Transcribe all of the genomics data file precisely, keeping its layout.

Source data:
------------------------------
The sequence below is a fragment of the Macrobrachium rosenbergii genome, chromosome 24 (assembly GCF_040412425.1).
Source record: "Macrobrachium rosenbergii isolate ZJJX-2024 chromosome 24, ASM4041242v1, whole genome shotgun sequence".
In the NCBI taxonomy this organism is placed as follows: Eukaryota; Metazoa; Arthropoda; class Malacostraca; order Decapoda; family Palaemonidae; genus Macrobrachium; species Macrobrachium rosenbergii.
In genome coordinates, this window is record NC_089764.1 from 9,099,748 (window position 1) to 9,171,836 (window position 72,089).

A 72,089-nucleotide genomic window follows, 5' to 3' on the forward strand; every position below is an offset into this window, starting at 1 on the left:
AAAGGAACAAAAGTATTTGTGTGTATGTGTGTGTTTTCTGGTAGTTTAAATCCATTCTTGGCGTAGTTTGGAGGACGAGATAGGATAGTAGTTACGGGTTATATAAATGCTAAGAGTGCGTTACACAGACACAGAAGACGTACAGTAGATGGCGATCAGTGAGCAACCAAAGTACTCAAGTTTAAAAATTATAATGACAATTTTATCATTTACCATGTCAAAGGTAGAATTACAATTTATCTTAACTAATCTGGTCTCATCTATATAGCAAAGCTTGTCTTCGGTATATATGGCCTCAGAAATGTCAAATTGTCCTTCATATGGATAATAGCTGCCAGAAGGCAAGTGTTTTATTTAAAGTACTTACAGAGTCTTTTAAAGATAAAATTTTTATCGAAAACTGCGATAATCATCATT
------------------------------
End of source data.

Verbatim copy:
The sequence below is a fragment of the Macrobrachium rosenbergii genome, chromosome 24 (assembly GCF_040412425.1).
Source record: "Macrobrachium rosenbergii isolate ZJJX-2024 chromosome 24, ASM4041242v1, whole genome shotgun sequence".
In the NCBI taxonomy this organism is placed as follows: Eukaryota; Metazoa; Arthropoda; class Malacostraca; order Decapoda; family Palaemonidae; genus Macrobrachium; species Macrobrachium rosenbergii.
In genome coordinates, this window is record NC_089764.1 from 9,099,748 (window position 1) to 9,171,836 (window position 72,089).

A 72,089-nucleotide genomic window follows, 5' to 3' on the forward strand; every position below is an offset into this window, starting at 1 on the left:
AAAGGAACAAAAGTATTTGTGTGTATGTGTGTGTTTTCTGGTAGTTTAAATCCATTCTTGGCGTAGTTTGGAGGACGAGATAGGATAGTAGTTACGGGTTATATAAATGCTAAGAGTGCGTTACACAGACACAGAAGACGTACAGTAGATGGCGATCAGTGAGCAACCAAAGTACTCAAGTTTAAAAATTATAATGACAATTTTATCATTTACCATGTCAAAGGTAGAATTACAATTTATCTTAACTAATCTGGTCTCATCTATATAGCAAAGCTTGTCTTCGGTATATATGGCCTCAGAAATGTCAAATTGTCCTTCATATGGATAATAGCTGCCAGAAGGCAAGTGTTTTATTTAAAGTACTTACAGAGTCTTTTAAAGATAAAATTTTTATCGAAAACTGCGATAATCATCATT